Published: 2020-07-23

A case report on facial subcutaneous dirofilariasis with intraoral extension

Vikas Malviya, Sakshi Goyal


Dirofilarial is parasitic nematodes of domestic and wild animals that can infect humans accidently via vectors. This disease is endemic in South Eastern United States, Australia, Europe and Central and Southern Asia. Dirofilaria immitis and Drepens are the common mosquito borne filarial nematodes that cause infection. The most frequent presentation of human dirofilariasis is a single submucosal nodule without signs of inflammation. Oral dirofilariasis is extremely rare and only a few cases have been documented. We report an interesting case of subcutaneous dirofilariasis in a patient who presented with a facial swelling. Laboratory investigations and radiographs were non-contributory to diagnosis. This paper stresses the importance of considering dirofilariasis as differential diagnosis for subcutaneous swelling of the face with intraoral extension, especially in areas where it is endemic.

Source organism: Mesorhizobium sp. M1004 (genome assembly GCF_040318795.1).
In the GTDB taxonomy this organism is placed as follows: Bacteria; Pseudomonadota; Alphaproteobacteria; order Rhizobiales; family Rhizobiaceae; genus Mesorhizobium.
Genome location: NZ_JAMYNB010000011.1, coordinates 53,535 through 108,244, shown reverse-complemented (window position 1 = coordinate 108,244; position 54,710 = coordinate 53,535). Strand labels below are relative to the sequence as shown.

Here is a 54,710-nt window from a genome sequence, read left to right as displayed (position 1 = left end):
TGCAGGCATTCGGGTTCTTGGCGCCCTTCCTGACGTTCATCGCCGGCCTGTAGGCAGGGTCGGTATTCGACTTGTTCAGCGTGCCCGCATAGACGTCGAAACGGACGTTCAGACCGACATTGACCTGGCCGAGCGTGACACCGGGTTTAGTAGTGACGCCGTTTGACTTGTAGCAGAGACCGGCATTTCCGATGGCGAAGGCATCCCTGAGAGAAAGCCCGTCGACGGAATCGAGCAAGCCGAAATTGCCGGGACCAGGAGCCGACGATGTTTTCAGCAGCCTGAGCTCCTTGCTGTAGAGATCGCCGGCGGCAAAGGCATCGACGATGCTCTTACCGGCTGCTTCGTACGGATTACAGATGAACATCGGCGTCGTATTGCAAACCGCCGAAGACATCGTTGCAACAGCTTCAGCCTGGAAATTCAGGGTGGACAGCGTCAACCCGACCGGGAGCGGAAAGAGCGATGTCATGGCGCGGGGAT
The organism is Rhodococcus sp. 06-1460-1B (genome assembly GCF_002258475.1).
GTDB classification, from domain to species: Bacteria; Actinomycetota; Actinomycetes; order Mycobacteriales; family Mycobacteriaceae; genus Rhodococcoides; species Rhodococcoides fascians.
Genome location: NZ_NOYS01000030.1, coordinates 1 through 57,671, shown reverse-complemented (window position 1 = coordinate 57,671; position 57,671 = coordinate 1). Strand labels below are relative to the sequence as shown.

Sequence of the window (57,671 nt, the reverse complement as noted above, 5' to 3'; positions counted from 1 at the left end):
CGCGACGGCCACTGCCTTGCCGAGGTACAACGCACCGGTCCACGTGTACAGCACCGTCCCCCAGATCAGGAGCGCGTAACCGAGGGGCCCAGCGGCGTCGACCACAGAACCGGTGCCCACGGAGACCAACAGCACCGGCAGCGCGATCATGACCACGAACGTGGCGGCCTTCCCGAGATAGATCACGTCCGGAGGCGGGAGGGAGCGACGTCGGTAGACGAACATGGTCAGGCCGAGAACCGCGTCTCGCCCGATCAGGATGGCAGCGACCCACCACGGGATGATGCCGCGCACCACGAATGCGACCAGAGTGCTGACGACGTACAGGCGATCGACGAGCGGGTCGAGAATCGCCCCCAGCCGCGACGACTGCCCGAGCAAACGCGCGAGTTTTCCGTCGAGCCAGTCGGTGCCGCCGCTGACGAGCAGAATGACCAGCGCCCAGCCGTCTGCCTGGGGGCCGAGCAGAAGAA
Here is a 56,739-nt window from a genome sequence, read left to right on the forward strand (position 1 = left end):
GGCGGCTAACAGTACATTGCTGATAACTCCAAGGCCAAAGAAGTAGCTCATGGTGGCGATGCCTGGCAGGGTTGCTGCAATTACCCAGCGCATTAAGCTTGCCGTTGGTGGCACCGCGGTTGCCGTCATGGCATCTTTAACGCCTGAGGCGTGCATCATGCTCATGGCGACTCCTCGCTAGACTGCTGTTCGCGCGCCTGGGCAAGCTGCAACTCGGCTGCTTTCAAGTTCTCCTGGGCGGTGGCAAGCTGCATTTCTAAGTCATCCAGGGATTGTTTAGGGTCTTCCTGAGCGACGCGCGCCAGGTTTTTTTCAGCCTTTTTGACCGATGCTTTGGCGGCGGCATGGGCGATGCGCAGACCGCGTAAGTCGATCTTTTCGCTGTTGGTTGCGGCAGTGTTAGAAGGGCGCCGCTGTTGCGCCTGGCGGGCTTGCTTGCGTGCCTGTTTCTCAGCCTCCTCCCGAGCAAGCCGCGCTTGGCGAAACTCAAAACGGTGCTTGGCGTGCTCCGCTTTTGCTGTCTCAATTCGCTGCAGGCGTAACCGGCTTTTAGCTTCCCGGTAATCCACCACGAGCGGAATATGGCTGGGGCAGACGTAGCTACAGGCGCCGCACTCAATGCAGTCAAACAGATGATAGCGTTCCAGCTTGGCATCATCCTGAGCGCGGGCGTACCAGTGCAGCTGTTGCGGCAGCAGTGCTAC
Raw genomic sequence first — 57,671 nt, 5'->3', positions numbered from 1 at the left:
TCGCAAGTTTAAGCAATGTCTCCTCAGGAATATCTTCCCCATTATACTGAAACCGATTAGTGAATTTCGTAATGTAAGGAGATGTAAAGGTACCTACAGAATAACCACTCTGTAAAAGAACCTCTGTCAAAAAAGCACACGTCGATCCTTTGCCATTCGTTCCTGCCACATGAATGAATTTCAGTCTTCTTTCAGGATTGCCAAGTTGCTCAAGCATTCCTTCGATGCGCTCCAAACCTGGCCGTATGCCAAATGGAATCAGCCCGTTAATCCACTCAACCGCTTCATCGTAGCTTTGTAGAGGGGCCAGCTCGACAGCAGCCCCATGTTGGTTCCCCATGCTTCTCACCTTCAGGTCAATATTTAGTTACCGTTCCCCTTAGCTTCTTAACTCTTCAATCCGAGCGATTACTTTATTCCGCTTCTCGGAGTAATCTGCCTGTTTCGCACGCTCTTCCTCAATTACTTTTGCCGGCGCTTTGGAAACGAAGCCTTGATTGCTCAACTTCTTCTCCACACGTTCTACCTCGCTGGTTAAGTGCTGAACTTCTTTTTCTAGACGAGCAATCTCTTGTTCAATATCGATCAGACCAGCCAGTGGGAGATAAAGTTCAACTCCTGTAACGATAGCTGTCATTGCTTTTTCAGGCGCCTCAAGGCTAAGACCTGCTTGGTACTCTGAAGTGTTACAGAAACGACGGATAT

Dirofilaria, Facial, Intraoral, Nematode, Subcutaneous

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